SB: I actually wanted to ask your advice about something. Typically the drawings I’ve made before are very big. I think I would like these drawings to be much smaller and more intimate. What are your thoughts on smaller work versus bigger work?
CL: I think the scale of a work is very important, it determines a lot about our physical interaction with the work. For example, once something is bigger than we are, that changes the dynamics. I also see work all the time that is big, just to be big, which I think is ridiculous. I once went to an artist lecture where the artist blatantly admitted that he made the work big because he didn’t know what else to do. People interact with small work very differently, and I think you’re right that it automatically becomes more intimate. I do think that small work is tougher to pull off in some ways though. Unfortunately small work can sometimes come across as convenient and manageable, as if there’s less ambition in the work because of the small scale. Just make sure that you’re making the work that size for a good reason. Will it be hard to work in charcoal at that scale? I always think about charcoal as being such a blunt instrument.
SB: I think that’s my main fear. I don’t want to get precious with tiny charcoal pencils. I think the main reason why smaller feels right in this instance is that the project is about trying to understand a cultural legacy. One of the main access points to 1940’s Indonesia are old photo albums – of this place that once existed, and now no longer does. So these drawings would almost be like me making my own photographs, and because my medium (charcoal) is black and white, and these photos are all black and white, it feels especially appropriate.
CL: I think working small will be a good challenge for you. In large work, there is so much wiggle room. In small work, it’s like every square inch matters. So how close do you think you are to commencing the final drawings?
SB: Maybe 2 weeks. I think I want to give myself one week to create 12 compositions, then one week to revise. As a general statement, I feel frustrated myself for this project taking so long.
CL: This is definitely not a long time by any means. I think you’re still functioning on art school time! One of my colleagues works on his projects for about 5 years at a time. Compared to him, I feel like I rush through my work carelessly. My colleague has so much patience. I wish I could be like that. My current project is definitely testing my patience.
SB: How are you feeling about your project right now?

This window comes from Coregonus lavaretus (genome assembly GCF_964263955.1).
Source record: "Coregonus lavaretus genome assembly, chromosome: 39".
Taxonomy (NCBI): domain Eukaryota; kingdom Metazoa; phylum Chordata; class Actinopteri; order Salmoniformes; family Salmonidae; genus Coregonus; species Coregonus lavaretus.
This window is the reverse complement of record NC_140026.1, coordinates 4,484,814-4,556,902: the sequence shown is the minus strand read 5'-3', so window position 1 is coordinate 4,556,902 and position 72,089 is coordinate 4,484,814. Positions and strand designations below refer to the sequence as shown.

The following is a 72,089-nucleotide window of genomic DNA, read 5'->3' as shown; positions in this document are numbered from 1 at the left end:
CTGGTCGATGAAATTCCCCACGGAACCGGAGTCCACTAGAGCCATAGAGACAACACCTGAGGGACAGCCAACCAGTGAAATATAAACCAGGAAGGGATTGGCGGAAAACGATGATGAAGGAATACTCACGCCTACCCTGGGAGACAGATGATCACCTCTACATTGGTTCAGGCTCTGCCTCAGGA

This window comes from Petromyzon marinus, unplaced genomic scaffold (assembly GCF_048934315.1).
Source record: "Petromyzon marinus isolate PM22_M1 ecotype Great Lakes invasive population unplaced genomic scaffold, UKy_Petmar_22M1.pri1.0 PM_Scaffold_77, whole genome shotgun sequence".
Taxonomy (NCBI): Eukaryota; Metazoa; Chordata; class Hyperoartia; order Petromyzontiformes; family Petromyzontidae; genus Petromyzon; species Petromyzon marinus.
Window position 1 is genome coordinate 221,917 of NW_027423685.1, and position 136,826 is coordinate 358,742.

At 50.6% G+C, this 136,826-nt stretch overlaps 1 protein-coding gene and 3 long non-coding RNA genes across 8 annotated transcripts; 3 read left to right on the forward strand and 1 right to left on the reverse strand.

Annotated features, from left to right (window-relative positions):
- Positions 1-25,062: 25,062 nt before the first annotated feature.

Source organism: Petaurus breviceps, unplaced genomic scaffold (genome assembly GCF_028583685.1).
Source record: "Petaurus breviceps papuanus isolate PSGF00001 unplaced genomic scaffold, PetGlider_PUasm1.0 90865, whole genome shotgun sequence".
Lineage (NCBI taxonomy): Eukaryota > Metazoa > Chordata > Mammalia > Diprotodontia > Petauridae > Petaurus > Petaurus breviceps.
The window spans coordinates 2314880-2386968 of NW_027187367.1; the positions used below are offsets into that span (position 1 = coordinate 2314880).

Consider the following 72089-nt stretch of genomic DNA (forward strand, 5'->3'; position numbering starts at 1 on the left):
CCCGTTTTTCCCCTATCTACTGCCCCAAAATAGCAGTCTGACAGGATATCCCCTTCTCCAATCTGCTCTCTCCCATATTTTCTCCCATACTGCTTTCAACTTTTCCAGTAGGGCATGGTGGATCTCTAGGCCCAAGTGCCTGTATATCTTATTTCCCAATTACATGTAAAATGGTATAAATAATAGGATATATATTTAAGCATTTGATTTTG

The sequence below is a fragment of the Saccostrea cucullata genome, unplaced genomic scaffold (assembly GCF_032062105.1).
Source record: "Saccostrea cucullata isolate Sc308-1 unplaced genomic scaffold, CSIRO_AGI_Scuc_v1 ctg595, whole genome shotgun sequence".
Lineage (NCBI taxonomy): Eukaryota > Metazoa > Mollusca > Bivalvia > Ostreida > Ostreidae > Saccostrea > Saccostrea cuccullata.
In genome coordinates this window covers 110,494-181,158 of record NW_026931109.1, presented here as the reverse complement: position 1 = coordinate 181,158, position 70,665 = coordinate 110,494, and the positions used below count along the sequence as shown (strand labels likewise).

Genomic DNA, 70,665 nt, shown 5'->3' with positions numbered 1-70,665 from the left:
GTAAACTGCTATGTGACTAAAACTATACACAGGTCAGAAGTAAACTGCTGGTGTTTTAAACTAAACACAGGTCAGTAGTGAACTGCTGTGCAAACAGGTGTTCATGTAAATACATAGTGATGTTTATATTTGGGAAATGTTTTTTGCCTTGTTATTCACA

CL: It’s gotten pretty bad. I really feel like something should have emerged by now, and I’ve run through such an incredible number of bad ideas.
SB: Of course when you have a deadline is when you start feeling extremely and unusually stuck.
CL: The problem I’m having right now is that I feel like I’m not being aggressive enough, like I’m waiting around for lightning to strike, when I know that’s not how it works! Then those crazy thoughts start circling in your head that it’s your fault that the idea hasn’t emerged yet. I’ve been spending too much time sitting around feeling sorry for myself.
SB: I feel like I’ve been doing that too. Like I’ll think to myself, “Wow, so annoying that this project isn’t moving faster”, as I sit at work, exhausted, and not intending to work on the project during my break when I have time or something.
CL: I’ve scrapped and rescrapped everything so many times that I don’t know where I am anymore. Then you start thinking about really eliminating everything which is truly a frightening thought.
SB: It’s just so easy to get trapped in your own head. I think the dual selves theme that you’re working with now is especially tricky, because it’s a very powerful and clear idea, but somewhat hard to convey visually without being cheesy.
CL: You have no idea how many terrible, cliche ideas I’ve run through… I’ve even thought about the idea of having a “secret identity”. You know… the Incredible Hulk, being a werewolf… just awful!
SB: It’s also complicated because what you’re trying to show is something invisible. I’ve thought about this because my recent projects have had to do with time, the relationship between the past and the future, and there’s almost no way to really dictate that explicitly (unless you want to put a clock in the composition) Instead, it’s like you have to convey a mood.